BPM: That raises an interesting conundrum if the trend we are seeing to de-risk by buying annuities for either your complete plan or your retiree portion continues, that could create even more competition for these corporate products, would it not?
AG: Absolutely, with the annuitization, obviously the insurance company has to go out and hedge that and the hedge for them is going to be, generally, to buy an investment grade corporate portfolio.
BPM: What will that do for the prices of corporates?
AG: We have seen that credit spreads in the are U.S. very well supported. That is the case in the UK as well and we think that will continue just on an ongoing basis as there is a very strong demand for high quality long corporate paper.
You think about the demand supply imbalance, there is about $1.1 trillion in long U.S. investment grade corporates, which is roughly only about half the size of the U.S. corporate defined benefit market. So if all corporate plans in the U.S. decided that they wanted to embrace LDI, there is a substantial shortage and that does not even take into account what we are seeing, which is liability matchers globally looking to U.S. credit as a hedge. We are seeing non-Japan Asian insurance companies allocate to long credit, long U.S. dollar credit. We are seeing interest from pension plans in the UK and in Canada allocate to global and U.S. long corporates.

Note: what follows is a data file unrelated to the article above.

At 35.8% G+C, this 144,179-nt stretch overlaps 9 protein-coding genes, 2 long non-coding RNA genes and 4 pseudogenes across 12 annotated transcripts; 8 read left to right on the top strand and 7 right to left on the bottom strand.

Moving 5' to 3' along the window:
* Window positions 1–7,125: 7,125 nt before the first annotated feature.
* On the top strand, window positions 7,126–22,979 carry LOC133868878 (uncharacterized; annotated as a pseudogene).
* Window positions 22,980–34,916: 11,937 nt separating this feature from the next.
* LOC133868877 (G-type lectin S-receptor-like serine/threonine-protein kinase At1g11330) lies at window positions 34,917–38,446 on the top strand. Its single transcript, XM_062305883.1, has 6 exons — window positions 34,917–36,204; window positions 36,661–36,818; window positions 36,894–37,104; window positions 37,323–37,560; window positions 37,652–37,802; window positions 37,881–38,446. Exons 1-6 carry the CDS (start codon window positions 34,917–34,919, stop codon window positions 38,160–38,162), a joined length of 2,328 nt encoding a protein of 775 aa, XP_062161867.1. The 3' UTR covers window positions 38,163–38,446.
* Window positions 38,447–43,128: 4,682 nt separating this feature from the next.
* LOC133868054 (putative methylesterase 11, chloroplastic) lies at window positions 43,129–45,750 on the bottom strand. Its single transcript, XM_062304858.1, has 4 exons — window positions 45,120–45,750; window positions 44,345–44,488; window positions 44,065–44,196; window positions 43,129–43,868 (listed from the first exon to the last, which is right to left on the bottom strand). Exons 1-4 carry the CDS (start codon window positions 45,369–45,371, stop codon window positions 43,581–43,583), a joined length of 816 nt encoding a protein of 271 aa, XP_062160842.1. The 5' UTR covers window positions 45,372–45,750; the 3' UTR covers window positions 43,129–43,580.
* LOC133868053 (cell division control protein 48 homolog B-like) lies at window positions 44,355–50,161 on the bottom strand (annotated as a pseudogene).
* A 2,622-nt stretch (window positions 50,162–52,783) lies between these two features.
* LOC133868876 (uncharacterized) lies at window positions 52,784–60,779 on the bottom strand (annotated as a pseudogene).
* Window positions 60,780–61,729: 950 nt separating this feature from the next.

BPM: So DB plans anywhere that are looking to use LDI had better start doing it or there may no longer be an affordable option for them?
AG: The wonderful thing about markets is, of course, it is where demand and supply are brought together. So presumably there is price at which they will be able to find that exposure. It is certainly true that the last plan that de-risks is presumably going to pay a significantly higher price than the plan that de-risks today in terms of credit spreads. Where risk free bonds trade is going to be is largely a function of where the economy is, what is going on with short rates, and whether the central banks decide that they are going to start backing away from quantitative easing and slow down or stop the purchases of long-term bonds. Obviously, what is going to be very important is setting risk free rates, but where credit spread are relative to risk free rates is certainly greatly influenced by ongoing demand from pensions and liability matchers.